Shut up and walk


I wake up just before landing. While we are walking through the long and narrow corridor full of people my eyes are still crusty. You can cut the air with a knife, and the jump from zero to pleasant 20 Celsius at 5 in the morning is definitely messing with my brain. Since we transferred planes in Istanbul, I’m afraid of losing our luggage and I am hoping that bicycles will not be smashed into pieces like a puzzle that we’ll have to put together. I take the last pannier, put it on the trolley, and then I turn to Alen. I’m jumping with joy because we didn’t lose anything. At that moment one of the staff members goes away with our trolley that’s loaded with two huge boxes subtle as Christmas lights. In spite of Alen’s effort to direct him to the green exit, the guy is heading to the red one. And now we ended up at customs (at that moment I’m unaware of this fact). We are asked about the price of our bicycles and we tell them just a fraction of the real price, remarking that those bicycles are old. At first I thought that it had something to do with the insurance policy but soon I realized that he was asking us to pay 200 dollars. That’s my budget for two weeks so I’m leaving this negotiation to Alen. The guy generously drops the price to a 100 dollars (around 6000 rupees). Alen is offering 1000 rupees. Customs officer rejects it. Alen doesn’t want to pay 6000. It seems to me like we are at the market just instead with an old lady we are negotiating with the customs officer. They are taking Alen to some small room while I’m left with the rest of the guys and that makes me nervous. The “trolley pusher” aka “the guy who led us to this situation” is comforting me. I’m angry at myself because I should have listened to my dad when he said that I’ll return from India in a urn. After a few minutes Alen is coming back and he is asking a customs officer for the paper. What paper?! Here comes a new guy and he says: “You can go.” I’m following Alen and the trolley pusher like a child following his parents not realizing what is going on. Quietly, I’m asking Alen what has just happened. He looks at me while putting the money in his glasses pouch and says: “Shut up and walk!”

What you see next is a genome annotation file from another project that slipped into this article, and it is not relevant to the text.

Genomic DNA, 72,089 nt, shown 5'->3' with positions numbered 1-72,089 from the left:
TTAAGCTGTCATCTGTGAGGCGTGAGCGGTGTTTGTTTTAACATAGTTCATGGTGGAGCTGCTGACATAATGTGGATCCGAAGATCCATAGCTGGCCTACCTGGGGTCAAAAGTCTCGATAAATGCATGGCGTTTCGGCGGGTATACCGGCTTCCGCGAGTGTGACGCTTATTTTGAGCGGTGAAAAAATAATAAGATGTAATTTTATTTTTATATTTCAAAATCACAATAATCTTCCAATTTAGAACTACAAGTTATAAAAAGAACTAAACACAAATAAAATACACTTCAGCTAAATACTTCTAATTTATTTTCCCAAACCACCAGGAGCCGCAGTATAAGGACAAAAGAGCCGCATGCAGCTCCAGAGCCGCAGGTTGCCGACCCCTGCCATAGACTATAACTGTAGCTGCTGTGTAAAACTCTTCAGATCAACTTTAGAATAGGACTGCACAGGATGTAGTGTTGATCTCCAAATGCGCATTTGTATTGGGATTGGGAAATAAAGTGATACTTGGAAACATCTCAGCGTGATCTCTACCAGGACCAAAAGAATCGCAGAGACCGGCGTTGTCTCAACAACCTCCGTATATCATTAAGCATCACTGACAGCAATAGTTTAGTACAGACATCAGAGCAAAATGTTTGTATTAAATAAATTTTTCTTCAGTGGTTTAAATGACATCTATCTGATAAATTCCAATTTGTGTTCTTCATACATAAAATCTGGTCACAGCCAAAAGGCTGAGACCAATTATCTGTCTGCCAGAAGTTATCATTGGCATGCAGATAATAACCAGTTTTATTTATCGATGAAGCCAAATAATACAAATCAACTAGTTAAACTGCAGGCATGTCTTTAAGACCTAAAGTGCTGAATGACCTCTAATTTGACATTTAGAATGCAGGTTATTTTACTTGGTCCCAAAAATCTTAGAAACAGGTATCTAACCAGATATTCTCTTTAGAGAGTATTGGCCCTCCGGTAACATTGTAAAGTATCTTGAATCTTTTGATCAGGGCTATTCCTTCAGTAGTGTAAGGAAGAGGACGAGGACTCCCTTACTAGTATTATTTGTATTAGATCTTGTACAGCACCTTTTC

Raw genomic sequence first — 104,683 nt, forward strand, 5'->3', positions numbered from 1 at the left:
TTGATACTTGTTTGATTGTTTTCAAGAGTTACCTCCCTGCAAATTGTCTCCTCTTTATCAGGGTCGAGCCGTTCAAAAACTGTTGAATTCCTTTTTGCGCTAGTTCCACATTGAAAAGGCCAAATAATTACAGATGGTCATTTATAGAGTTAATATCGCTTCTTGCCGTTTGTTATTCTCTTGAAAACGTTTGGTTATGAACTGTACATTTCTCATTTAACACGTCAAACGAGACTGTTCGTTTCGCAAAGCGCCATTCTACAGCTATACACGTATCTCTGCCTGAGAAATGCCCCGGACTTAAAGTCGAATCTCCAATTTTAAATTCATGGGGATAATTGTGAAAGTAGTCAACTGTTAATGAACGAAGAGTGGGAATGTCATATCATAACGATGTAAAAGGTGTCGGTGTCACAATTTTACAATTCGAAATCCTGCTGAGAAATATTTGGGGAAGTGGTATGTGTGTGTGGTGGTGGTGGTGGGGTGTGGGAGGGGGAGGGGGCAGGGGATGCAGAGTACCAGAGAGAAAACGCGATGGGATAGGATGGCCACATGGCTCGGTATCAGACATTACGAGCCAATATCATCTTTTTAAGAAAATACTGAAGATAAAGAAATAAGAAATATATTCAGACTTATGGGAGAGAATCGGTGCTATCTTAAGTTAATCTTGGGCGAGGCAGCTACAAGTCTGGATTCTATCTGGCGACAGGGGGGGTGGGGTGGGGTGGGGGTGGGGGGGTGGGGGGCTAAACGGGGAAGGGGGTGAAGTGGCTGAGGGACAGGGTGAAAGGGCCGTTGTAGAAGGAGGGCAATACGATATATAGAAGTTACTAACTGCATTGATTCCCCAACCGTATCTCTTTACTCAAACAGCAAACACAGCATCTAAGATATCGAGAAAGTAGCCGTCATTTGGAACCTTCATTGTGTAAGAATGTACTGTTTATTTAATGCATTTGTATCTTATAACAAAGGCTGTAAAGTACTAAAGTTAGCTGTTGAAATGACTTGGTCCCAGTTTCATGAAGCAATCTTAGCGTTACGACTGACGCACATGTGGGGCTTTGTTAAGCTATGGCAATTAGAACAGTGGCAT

While our mayor in Zagreb crawls on his knees and eats snow just like every year, we are sweating at the Mumbai airport walking through a moist corridor toward our luggage. On the trolley we pack two enormous cardboard boxes and four black bags. I barely manage to check if we forgot something and here already comes a smiling staff member and grabs our trolley. “No problem, sir!”, he calms me down while rushing toward the exit. Passing the long queue in front of the”NOTHING TO DECLARE” sign he goes directly under the “DECLARE” sign. I’m yelling at him that we have nothing to declare but he doesn’t react. All of a sudden, a customs officer in a white uniform gets in front of me and asks for papers, and I’m trying to explain to him that our bicycles are old junk. He doesn’t listen to me, instead he pulls the calculator out of his pocket and starts calculating. “200 dollars”, he fires out. My heart stopped. He says it’s tax for our bicycles and according to the law, we need to pay. I wait for blood to come back to my head and then I explain to him everything once again, calmly and slowly. He mercifully lowers the price to 6000 rupees (around 100 dollars), and I thank him but I still refuse to pay. Here comes a security officer. This serious guy with a mustache throws his hands behind his back and stops so close to me that I can smell what he had for breakfast. He wants me to go with him to the office, while Petra stays behind to guard our stuff. We enter the “office” and the security guard closes the door behind him. Closed blinds block curious eyes, and a few light rays that shine through the glass fall on the stacks of papers and on scattered chairs. The guy stretches out his hand and waits for 6000 rupees. I want to get rid of him so I’m giving him 1000 rupees with a remark that that’s all I can give. His hand is still open and he insists on the full amount. I ask him if I will get the receipt if I pay, and the answer is that this is a cheaper option without a receipt. I ask for the price with the receipt and the guy starts to squirm like a pig at the slaughter house. He starts to wave with his hands and while looking down he says: “Oh, that’s more than 20 000 rupees!” I realized he was pulling the numbers out of his ass so I bluff that I’ll pay if he gives me the paper. After a few moments of silence, the guy gives me back my money and while we are getting out of the “office” he seems disappointed. He says to his colleagues: “This guy doesn’t want to pay!” A fair amount of officials is gathered around us and one of them approaches me: “You can go.” Petra looks at me and asks: “What has just happened?” I say: “Shut up and walk!”